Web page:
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10/18/2012
09:03 AM
Kevin Casey
Kevin Casey
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Windows 8: Are PC People Out Of Touch?

Keyboard and mouse users have little reason to celebrate when Microsoft's new OS rolls out. Does that make me a dinosaur?

This post-PC era we've embarked on sure seems to have a lot of PCs in it.

That's what I think every time I'm in a shared space where people do work--coffeehouses, airports, co-working offices, and so forth. Take the coffee joint I visit a couple of times a week. Unlike some spots, people seem to go here to work. Good luck finding a seat if you arrive much after 9 on a weekday morning. They're occupied by salespeople, developers, designers, entrepreneurs, students, and navel-gazing writers. It strikes me as a fairly representative sample of the modern mobile workforce. And although I'm generalizing, they're all using laptops. (Plenty of the laptops are Macs, but that's a different story.)

Sure, there's a smartphone on the table next to every laptop. There are also iPads, though they're less ubiquitous than phones. Yet people are still hunting and pecking, pointing and clicking. The laptop is where people get stuff done.

I find this reassuring. I happen to like the laptop, and that's one of the main things that makes me a little itchy about Windows 8. Microsoft's reboot seems to relegate the keyboard-and-mouse crowd to the cargo hold, while upgrading tablet and other touch device users to first class. Microsoft is not hiding from that, either. The system requirements for the Windows 8 Release Preview say the OS "works great on the same hardware that powers Windows 7." True enough, but a few bullet points down you'll find this note: "To use touch, you need a tablet or a monitor that supports multi-touch."

What about folks more inclined to use a touchpad than a touchscreen? (And what about a mouse? They still make those, right?) I'm not old enough to be a dinosaur, am I?

[ Is it suddenly Apple's turn to catch up? See Windows 8 Beats The Mac, Appsolutely. ]

I actually think the Windows 8 UI looks good. While the app-centric design is a little too consumer-oriented for my tastes, there are many potential business uses in changes like SkyDrive integration. And I'm sure (or at least hope) more business apps will come in due time to balance out the less productive apps. Beyond the UI, InformationWeek readers have also pointed out some compelling reasons why they're excited for Windows 8, such as improved dual monitor support, Storage Spaces, and under-the-hood improvements.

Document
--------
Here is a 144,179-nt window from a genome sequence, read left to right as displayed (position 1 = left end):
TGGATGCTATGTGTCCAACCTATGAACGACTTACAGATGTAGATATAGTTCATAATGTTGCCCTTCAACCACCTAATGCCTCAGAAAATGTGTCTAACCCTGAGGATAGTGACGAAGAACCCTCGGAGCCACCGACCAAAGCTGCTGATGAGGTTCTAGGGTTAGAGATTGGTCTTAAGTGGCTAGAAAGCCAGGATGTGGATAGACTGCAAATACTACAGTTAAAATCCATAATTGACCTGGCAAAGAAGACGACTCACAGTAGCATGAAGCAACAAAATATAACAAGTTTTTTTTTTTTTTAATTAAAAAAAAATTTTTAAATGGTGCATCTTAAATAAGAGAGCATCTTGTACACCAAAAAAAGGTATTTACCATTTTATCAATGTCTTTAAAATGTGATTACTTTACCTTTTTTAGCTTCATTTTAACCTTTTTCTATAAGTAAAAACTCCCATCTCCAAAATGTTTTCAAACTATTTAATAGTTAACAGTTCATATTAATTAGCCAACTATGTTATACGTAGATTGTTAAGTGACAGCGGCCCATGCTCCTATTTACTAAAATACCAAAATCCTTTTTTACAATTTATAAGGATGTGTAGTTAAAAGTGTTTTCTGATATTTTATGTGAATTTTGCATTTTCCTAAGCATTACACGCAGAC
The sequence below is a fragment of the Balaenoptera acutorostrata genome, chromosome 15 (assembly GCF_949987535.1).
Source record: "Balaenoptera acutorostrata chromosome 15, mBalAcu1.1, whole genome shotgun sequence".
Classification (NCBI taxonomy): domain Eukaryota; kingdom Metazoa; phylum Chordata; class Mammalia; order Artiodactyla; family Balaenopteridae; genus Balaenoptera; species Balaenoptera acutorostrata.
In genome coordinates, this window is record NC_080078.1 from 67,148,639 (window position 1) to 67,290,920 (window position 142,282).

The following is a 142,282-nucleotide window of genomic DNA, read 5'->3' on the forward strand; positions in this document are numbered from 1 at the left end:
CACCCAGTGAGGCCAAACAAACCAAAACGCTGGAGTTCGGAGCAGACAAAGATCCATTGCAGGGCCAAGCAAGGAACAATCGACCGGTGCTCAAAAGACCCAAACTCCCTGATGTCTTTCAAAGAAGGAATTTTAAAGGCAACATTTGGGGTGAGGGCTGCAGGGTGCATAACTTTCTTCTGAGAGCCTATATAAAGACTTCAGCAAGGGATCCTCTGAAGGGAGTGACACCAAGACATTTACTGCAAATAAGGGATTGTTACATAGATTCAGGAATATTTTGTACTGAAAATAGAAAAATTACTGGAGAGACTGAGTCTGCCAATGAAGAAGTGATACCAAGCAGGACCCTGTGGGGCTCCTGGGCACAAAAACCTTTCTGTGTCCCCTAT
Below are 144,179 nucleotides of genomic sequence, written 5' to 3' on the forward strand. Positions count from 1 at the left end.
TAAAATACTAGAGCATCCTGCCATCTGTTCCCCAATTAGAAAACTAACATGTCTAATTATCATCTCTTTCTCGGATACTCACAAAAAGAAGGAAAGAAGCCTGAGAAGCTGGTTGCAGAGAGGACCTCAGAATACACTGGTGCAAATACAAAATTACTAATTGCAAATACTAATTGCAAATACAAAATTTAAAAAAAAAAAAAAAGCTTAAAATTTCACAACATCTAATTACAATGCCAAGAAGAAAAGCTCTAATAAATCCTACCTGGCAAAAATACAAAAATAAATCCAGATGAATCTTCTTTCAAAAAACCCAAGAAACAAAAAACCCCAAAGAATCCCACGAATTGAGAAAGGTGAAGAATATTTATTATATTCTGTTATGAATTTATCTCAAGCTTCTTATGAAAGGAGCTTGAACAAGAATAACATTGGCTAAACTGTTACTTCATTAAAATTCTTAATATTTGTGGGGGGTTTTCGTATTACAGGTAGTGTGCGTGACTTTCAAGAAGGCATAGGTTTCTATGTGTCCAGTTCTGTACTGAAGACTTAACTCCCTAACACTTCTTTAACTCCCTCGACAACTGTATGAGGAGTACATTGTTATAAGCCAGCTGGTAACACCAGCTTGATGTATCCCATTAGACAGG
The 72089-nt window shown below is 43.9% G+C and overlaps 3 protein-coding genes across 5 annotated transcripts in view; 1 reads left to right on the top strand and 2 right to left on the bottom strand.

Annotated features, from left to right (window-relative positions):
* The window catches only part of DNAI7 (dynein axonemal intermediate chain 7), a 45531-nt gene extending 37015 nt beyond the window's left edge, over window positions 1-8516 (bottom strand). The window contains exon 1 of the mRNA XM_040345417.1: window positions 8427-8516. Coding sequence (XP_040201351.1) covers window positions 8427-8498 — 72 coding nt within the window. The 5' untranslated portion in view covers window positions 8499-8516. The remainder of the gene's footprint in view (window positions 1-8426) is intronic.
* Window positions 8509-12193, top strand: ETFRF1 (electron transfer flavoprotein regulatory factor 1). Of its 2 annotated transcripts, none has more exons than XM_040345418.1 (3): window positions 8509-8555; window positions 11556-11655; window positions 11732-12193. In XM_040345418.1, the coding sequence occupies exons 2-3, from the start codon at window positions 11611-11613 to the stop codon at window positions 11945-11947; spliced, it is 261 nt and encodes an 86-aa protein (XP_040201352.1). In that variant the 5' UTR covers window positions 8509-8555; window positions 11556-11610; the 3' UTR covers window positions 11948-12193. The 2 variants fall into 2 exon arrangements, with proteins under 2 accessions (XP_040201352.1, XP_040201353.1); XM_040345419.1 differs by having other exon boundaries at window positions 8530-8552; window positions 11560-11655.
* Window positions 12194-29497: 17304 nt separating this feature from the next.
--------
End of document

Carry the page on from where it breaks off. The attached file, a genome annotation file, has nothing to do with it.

The UI--a major change--is going to cause user disruption in organizations that adopt quickly.

But people can learn a new UI. That's a solvable problem. What's less clear is why I would use an OS that is clearly designed for tablets and other touch-screen devices when I'm not using one of those devices. Maybe that does make me a dinosaur, but it's nice to know I've got some company. "Windows 8 is designed for tablets and smartphones. Makes no sense for a desktop PC to behave like that, sticking with Windows 7 which I am very satisfied with," says one reader, "RichMNY". "BTW, I have a smartphone, happy with this type of interface for this type of device."

I agree. I like the touch interface on my phone; it also makes sense on tablets. I don't get it on the PC. I'm sure over time, more and more people will use touch-screen PCs or laptop-tablet hybrids that include keyboards, particularly once retail stocks are replaced with Windows 8 hardware. But I'm reasonably skeptical that touch PCs will have the same sweeping impact as smartphones and, to a lesser extent, tablets.

You can indeed use Windows 8 with a keyboard and mouse or touchpad. And, as plenty of people have pointed out, you can even roll back the UI to include the familiar Start button if you simply can't bear to live without it. But that indicates to me that the QWERTY crowd is better off sticking with Windows 7 for now.

Responding to Paul McDougall's recent piece on why Windows 8 beats the Mac, reader "JPolk" says: "Microsoft jumped the gun on touch. The bulk of the PC world simply can't use it in the workplace and that's where most of the computing is done." Reader "Paul987" echoes that perspective: "I need a UI that best facilitates that work. And despite the inability of people who presumably don't do that type of work to understand, touch simply isn't optimal for those tasks." Other readers respond with what they are missing with a touch-centric UI on a PC. It's an interesting discussion to check out.

The pre-launch marketing for Windows 8 effectively weighs in with Microsoft's position on that debate. A decidedly consumer-centric video on the Windows 8 release preview site begins with the tagline: "All you need to stay in touch."